toward himself, and this is the meaning of his having eaten from that tree. He saw his nakedness and was displeasing to himself because he did not have anything of his own.
Their Rejection of Guilt and the Punishment of the Serpent
25. Then, as is the custom with pride, he does not accuse himself of having consented to the woman, but pushes the fault off upon the woman. Thus, as if out of a cleverness the poor fellow had conceived, he subtly tried to attribute his sinning to God himself. For he did not just say, "The woman gave to me," but added on, "The woman you gave to me." 117. Nothing is as familiar for sinners as to want to attribute to God everything for which they are accused, and this arises from that vein of pride. For man sinned in wishing to be like God, that is, to be free from his dominion, as God is free from all dominion, since he is the Lord of all. Because he could not be equal to him in majesty, now that he has fallen and is lying in his sin, he tried to make God his equal. Or rather he wants to show that God has sinned, while he himself is innocent. When the woman is asked, she passes the guilt on to the serpent. They act as if he had received his wife in order to obey her rather than to make her obey him, or as if she had not been able to keep God's commandment rather than listen to the words of the serpent.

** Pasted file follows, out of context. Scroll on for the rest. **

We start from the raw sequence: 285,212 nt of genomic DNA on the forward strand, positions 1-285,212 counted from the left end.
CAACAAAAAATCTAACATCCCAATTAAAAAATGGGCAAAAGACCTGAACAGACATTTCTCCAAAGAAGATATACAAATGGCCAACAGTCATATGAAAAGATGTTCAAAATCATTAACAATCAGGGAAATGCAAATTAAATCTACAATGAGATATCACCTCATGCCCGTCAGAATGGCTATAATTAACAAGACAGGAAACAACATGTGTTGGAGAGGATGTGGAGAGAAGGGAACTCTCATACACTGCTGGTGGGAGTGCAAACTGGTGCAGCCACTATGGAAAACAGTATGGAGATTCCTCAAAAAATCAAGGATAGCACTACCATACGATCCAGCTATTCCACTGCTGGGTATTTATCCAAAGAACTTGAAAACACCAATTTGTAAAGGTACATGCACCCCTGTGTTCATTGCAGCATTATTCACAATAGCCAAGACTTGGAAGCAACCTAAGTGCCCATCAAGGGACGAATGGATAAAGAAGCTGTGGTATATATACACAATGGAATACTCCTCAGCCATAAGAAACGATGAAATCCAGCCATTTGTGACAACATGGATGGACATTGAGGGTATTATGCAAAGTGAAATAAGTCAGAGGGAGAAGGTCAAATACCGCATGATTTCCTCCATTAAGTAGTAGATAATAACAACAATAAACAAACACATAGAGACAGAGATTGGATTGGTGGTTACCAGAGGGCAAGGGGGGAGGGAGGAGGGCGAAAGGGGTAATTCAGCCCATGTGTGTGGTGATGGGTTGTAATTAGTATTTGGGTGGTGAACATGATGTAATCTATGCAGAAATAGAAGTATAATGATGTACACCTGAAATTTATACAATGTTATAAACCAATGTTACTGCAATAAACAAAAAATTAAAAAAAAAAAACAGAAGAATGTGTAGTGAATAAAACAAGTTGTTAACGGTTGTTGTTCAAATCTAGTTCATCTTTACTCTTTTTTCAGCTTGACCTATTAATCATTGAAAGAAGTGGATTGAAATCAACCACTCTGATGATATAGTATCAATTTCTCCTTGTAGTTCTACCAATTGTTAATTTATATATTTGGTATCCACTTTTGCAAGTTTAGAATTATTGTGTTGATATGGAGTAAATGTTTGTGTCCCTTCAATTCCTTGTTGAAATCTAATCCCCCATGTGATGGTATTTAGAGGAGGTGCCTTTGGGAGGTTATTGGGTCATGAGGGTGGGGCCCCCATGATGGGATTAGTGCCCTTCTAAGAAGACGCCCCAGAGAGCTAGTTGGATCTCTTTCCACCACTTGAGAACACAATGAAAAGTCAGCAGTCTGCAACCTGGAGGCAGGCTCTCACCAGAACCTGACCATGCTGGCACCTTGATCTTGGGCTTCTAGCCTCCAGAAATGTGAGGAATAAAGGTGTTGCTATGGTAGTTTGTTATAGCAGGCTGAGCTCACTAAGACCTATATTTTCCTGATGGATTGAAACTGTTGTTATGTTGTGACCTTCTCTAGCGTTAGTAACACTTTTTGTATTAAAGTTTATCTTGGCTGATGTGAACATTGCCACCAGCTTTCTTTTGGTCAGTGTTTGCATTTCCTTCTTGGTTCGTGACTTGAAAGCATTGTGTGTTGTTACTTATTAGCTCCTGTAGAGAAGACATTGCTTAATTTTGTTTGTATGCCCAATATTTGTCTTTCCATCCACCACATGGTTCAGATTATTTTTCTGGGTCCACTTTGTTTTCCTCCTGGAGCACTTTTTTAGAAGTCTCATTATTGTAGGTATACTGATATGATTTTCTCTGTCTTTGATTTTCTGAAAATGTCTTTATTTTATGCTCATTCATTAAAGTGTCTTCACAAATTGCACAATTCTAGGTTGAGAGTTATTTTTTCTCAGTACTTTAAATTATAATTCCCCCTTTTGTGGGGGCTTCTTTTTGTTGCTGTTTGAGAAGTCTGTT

26. The serpent is not now questioned, but he received his punishment first, because he cannot confess his sin and has no ground at all for excusing himself. There is no mention now of that condemnation of the devil which is reserved for the last judgment, 118. that one the Lord speaks when he says, "Depart into the eternal fire, which has been prepared for the____________________